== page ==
Sodium is a mineral needed by your body in small amounts (probably only about 500mg daily) for electrolyte and fluid balance and for transmitting nerve impulses. The newest recommendation from the National Academy of Sciences is to limit your sodium intake to 1,500mg per day or less, but most people easily consume many times this amount. Someindividuals are sodium sensitive, meaning high sodium intake contributes to high blood pressure, and low sodium intake may correct high blood pressure.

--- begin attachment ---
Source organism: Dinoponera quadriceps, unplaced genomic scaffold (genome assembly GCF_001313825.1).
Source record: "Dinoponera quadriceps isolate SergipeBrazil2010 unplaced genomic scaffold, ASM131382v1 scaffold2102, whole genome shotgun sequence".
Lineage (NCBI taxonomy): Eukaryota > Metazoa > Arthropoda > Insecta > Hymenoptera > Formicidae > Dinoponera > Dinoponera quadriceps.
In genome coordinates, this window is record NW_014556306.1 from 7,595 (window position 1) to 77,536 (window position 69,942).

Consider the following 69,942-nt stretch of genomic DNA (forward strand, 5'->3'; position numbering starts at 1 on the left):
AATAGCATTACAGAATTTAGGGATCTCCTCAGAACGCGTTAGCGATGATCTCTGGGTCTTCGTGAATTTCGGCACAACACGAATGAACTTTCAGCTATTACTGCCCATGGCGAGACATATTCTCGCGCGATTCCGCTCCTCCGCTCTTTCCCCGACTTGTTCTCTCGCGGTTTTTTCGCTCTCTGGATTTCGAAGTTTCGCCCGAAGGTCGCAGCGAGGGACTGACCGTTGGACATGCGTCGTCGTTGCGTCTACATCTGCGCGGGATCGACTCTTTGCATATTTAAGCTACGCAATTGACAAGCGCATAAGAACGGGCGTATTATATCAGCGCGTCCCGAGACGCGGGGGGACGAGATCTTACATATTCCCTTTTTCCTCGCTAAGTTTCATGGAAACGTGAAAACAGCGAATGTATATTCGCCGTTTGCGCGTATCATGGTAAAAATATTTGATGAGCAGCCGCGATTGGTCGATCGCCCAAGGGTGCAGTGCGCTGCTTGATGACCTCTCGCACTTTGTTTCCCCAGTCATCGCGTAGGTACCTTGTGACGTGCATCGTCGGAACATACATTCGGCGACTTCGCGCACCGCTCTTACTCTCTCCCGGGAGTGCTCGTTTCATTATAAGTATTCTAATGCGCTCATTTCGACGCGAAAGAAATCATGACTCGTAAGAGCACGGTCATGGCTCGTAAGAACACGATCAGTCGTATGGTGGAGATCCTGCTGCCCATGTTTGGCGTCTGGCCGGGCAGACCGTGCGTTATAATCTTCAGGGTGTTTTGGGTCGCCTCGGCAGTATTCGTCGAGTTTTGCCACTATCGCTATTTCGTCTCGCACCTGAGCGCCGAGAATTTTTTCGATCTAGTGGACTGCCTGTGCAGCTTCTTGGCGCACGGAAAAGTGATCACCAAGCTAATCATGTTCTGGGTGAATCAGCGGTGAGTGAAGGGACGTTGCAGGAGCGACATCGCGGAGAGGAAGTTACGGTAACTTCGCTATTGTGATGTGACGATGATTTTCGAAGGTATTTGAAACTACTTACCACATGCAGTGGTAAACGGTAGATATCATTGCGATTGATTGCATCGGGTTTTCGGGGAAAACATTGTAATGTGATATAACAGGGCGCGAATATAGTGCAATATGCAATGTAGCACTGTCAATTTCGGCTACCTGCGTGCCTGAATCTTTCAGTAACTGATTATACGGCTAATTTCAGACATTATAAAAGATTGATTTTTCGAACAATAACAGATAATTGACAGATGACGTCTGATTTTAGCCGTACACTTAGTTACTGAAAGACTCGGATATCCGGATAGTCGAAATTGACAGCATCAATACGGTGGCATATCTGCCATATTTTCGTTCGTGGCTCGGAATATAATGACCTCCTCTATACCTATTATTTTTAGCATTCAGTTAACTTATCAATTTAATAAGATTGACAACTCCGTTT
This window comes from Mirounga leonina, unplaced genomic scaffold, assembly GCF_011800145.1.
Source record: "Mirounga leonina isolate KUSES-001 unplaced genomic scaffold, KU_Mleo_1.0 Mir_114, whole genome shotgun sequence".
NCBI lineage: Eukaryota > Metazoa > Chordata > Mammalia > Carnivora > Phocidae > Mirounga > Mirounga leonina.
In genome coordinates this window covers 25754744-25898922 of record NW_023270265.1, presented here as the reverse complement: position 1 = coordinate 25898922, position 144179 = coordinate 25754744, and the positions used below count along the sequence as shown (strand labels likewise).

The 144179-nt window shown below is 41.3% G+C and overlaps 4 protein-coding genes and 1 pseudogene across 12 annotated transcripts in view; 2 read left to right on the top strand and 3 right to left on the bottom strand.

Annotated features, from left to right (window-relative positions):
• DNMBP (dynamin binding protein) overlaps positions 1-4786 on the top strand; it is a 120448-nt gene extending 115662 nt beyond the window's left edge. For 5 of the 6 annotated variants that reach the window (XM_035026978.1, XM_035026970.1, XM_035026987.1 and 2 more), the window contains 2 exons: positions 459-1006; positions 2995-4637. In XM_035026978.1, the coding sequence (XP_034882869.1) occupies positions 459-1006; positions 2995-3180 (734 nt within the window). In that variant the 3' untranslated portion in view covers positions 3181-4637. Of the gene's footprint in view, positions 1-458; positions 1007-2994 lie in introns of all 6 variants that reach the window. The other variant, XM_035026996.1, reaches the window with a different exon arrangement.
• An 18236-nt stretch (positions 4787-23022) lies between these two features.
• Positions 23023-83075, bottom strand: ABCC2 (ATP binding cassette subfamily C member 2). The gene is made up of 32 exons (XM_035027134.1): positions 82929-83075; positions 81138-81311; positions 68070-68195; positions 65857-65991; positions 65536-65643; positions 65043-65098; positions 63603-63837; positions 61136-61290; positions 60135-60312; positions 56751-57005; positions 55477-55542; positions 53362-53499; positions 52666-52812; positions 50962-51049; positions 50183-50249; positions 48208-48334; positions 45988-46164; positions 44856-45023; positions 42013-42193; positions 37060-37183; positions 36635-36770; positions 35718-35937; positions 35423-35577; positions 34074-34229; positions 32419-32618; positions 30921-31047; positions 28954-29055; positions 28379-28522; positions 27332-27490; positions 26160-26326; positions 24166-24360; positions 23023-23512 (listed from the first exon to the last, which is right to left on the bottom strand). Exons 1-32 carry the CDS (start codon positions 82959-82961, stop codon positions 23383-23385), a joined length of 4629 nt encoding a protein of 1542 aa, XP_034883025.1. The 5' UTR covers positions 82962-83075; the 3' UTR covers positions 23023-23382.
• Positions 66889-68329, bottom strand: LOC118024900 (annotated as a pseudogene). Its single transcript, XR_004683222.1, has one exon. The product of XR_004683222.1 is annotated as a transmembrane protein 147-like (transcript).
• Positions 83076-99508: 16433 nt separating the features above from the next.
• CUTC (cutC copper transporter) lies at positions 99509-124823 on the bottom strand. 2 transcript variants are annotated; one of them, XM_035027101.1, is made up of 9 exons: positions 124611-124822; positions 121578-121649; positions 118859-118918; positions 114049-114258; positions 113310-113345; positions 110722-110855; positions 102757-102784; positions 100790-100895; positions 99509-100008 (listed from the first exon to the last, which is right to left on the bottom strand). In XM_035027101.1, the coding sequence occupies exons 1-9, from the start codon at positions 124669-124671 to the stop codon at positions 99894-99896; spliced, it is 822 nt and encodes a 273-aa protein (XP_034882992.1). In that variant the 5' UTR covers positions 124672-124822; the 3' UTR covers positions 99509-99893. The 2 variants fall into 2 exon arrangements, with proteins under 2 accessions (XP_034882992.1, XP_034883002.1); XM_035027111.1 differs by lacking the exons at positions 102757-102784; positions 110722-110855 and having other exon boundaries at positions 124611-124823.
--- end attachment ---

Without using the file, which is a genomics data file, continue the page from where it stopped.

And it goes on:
It’s interesting to note, however, that some cultures with very high intakes of sodium also have low incidences of hypertension and heart disease, so the puzzle is far from complete. Sodium is found naturally in some foods, but most of your intake comes from processed food or eating in restaurants where you don’t have much control over food preparation.
Another common source of sodium is the salt shaker—just one teaspoon of the white stuff contains about 2,000 milligrams of sodium. Some common names of ingredients high in sodium include sodium chloride, monosodium glutamate (MSG), brine, baking soda, broth, bouillon, and soy sauce.